As humans, we are able to understand and perceive the real world instinctively with our senses. When we think about the future of AI, we expect it to be able to recognise objects much in the same way we can; in real time. Understanding these objects involves a variety of factors such as registering their physical locations as well as different relationships between them. Once objects can be understood by machines in this context, we will be able to overcome a multitude of problems we face every day from assisting blind people with their navigation through headphones, to allowing us to identify something that we may be unable to put into a search engine. Imagine, for example, being out in the countryside and coming across a plant that you can't identify - your smart phone could, in theory, scan the object and deliver an accurate output.
This level of understanding however, is much deeper than a 3D reconstruction and camera pose and to date has heavily relied on supervised training, which is time consuming, expensive, and limited.
OpenAI are currently working to overcome this by using photo-realistic simulations and computer graphics to provide the necessary data to help to get a better understanding of the real world. At the London edition of the Global Deep Learning Summit Series this September 21 & 22 we will hear from Ankur Handa, research scientist at OpenAI who will discuss understanding real world with synthetic data in further detail. I spoke to Ankur ahead of his talk to find out more about his work.
Can you give me an overview of your work at OpenAI?
I work with the robotics team looking mainly into making robots learn visuomotor skills to perform a variety of tasks ranging from picking a block to learning to assemble things. We, as humans, perform such tasks unconsciously on a daily basis but ironically the seemingly trivial skills required to perform such tasks are very hard to reverse engineer and acquire for robots.
What started your work in AI and deep learning?
It was during my undergrad at IIIT-Hyderabad when I took a project on building a robot that could navigate using vision and I was lucky to be given the opportunity to build the robot from scratch with all the hardware. Then I obtained a PhD in robotvision at Imperial College and later did my post-doctoral research in machine learning, particularly looking at deep learning in Cambridge University. I guess it all happened quite organically from my undergrad that's where it all started and I did SLAM (simultaneous localisation and mapping) for robotvision in my PhD and worked on deep learning during my post-doc.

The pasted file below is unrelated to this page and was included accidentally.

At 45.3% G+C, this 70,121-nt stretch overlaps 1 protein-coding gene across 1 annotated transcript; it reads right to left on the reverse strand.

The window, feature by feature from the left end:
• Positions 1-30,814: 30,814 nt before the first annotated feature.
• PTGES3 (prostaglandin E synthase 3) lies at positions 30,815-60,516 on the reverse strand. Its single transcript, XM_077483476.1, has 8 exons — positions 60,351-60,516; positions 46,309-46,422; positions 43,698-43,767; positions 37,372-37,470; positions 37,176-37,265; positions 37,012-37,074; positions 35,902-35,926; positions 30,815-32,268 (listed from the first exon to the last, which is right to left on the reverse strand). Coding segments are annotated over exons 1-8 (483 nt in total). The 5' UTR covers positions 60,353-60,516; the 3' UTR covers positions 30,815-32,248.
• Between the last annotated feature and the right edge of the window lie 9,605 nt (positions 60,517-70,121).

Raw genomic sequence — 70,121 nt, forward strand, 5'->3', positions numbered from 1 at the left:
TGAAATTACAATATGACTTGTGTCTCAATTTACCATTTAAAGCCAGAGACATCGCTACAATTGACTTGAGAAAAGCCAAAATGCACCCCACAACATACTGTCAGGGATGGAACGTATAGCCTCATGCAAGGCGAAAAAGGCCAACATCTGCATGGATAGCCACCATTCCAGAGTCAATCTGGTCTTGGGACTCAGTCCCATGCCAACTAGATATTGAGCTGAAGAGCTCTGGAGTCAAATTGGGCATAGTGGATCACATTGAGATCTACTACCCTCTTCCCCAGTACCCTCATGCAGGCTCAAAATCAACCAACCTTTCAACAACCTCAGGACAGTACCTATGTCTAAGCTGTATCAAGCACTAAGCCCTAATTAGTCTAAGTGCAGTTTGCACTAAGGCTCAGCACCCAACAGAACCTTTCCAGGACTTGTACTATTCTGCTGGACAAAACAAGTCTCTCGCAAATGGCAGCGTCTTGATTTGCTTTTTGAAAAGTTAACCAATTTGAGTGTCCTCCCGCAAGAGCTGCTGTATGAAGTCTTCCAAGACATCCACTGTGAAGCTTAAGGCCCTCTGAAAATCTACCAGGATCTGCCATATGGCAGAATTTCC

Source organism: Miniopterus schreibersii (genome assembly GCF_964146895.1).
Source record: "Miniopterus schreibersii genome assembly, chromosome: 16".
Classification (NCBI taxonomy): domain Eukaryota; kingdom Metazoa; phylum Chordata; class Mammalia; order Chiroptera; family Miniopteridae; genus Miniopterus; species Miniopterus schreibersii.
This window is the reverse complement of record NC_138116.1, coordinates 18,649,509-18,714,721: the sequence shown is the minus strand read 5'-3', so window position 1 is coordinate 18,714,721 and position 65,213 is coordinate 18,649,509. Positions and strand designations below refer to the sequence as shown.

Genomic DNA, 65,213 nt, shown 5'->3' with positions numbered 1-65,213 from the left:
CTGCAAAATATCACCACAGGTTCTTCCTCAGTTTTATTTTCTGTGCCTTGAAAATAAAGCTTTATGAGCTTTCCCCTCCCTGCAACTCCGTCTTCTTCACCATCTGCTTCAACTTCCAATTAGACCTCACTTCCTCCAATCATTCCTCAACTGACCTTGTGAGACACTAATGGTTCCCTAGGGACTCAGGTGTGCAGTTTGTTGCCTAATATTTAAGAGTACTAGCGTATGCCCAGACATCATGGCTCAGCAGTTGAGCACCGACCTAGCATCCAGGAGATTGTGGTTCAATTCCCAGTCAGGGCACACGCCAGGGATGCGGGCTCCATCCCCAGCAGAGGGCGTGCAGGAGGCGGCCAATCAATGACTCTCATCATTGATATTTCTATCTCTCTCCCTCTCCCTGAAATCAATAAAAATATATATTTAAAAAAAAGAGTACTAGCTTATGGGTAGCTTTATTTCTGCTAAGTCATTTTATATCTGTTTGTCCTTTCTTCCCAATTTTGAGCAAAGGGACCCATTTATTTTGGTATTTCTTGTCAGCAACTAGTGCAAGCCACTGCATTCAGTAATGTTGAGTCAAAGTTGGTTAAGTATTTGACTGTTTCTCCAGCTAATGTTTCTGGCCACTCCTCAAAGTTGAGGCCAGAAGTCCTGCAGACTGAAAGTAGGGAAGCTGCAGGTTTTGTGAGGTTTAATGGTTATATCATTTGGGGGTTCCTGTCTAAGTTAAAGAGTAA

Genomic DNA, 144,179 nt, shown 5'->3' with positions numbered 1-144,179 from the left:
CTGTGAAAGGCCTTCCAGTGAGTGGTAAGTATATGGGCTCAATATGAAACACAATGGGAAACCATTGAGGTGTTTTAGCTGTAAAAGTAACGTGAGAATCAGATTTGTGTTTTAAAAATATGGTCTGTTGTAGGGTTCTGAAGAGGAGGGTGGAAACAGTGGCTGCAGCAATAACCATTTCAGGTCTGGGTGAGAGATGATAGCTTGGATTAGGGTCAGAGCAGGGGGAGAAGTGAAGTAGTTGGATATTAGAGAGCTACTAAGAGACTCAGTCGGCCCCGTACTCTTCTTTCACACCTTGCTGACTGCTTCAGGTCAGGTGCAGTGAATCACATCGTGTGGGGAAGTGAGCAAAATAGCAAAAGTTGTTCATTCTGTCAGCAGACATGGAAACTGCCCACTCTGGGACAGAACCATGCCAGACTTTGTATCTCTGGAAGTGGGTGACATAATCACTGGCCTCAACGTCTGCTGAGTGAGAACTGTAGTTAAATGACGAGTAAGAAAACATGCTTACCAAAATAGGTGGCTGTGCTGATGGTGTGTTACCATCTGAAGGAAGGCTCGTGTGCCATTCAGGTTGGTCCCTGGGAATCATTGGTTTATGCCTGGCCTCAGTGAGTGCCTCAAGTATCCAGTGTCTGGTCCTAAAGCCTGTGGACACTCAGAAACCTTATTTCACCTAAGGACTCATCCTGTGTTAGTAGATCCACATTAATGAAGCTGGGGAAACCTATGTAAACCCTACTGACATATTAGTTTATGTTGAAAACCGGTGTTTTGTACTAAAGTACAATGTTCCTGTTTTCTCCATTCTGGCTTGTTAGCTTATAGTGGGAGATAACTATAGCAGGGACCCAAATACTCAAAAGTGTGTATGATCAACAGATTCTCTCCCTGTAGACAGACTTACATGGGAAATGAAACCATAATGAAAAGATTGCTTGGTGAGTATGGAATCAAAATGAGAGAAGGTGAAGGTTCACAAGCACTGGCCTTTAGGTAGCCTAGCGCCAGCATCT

What challenges are you currently facing in your work, specifically with object recognition?
Robotics requires lots of different things to come together e.g. hardware is very expensive and there isn't much labelled data. Moreover, the test environments are also interactive which means if you haven't seen something in your training it can quickly lead to catastrophic failures. Robots that need to work in household environments will have humans around so the design of algorithms must factor in such assumptions carefully to avoid any destructive effects.
Learning from human demonstrations is what we are looking at when collecting datasets where a human provides some sample demonstrations of how a task should be executed. Number of demonstration are limited so the challenge is to learn from limited data. Simulations, on the other hand can provide virtually infinite data and variations but transferring the learning to real world provides additional challenge. Whilst we have seen huge progress in computer vision with learning based approaches in the past few years but robotics hasn't seen that trickle down as much e.g. tasks that require some dexterity are just not possible yet with purely data driven and learning based approach just yet so I think 'horses for courses' approach still works better i.e. a combination of learning and traditional robotics methods.
How do you see AI progressing in the next 5 years, and what other industries do you see it positively disrupting?
I am 100% right only 50% of the time when it comes to making predictions so take them with a pinch of salt. For me beyond 2 years is always hard to predict e.g. I didn't think we'd see super-human performance on ImageNet within only three years of the first paper on CNNs that came out from Hinton's group at Toronto. I am particularly excited at the progress in robotics so I do hope we make significant strides forward there, particularly, in generalisation of skills across different tasks and dexterity. Overall, I hope healthcare, public sector and government are affected positively as these are the places where most often important decisions are made and it would be ideal if there is a technology that can provide more insights into making an informed decision than a human can. It is one thing to write a good paper that remains within the confines of academic circles and it is another when the technology transfers to the wider audience and that takes time but I'm cautiously optimistic.
Hear more from OpenAI at the Deep Learning Summit in London, September 21 & 22.
Other confirmed speakers include Irina Higgins & Jörg Bornschein, Research Scientists, DeepMind, Shubho Sengupta, AI Researcher, Facebook AI Research (FAIR), Ed Newton-Rex, Founder & CEO, Jukedeck, Christopher Bonnett, Senior Machine Learning Researcher, alpha-i, Andrew Tulloch, Research Engineer, Facebook.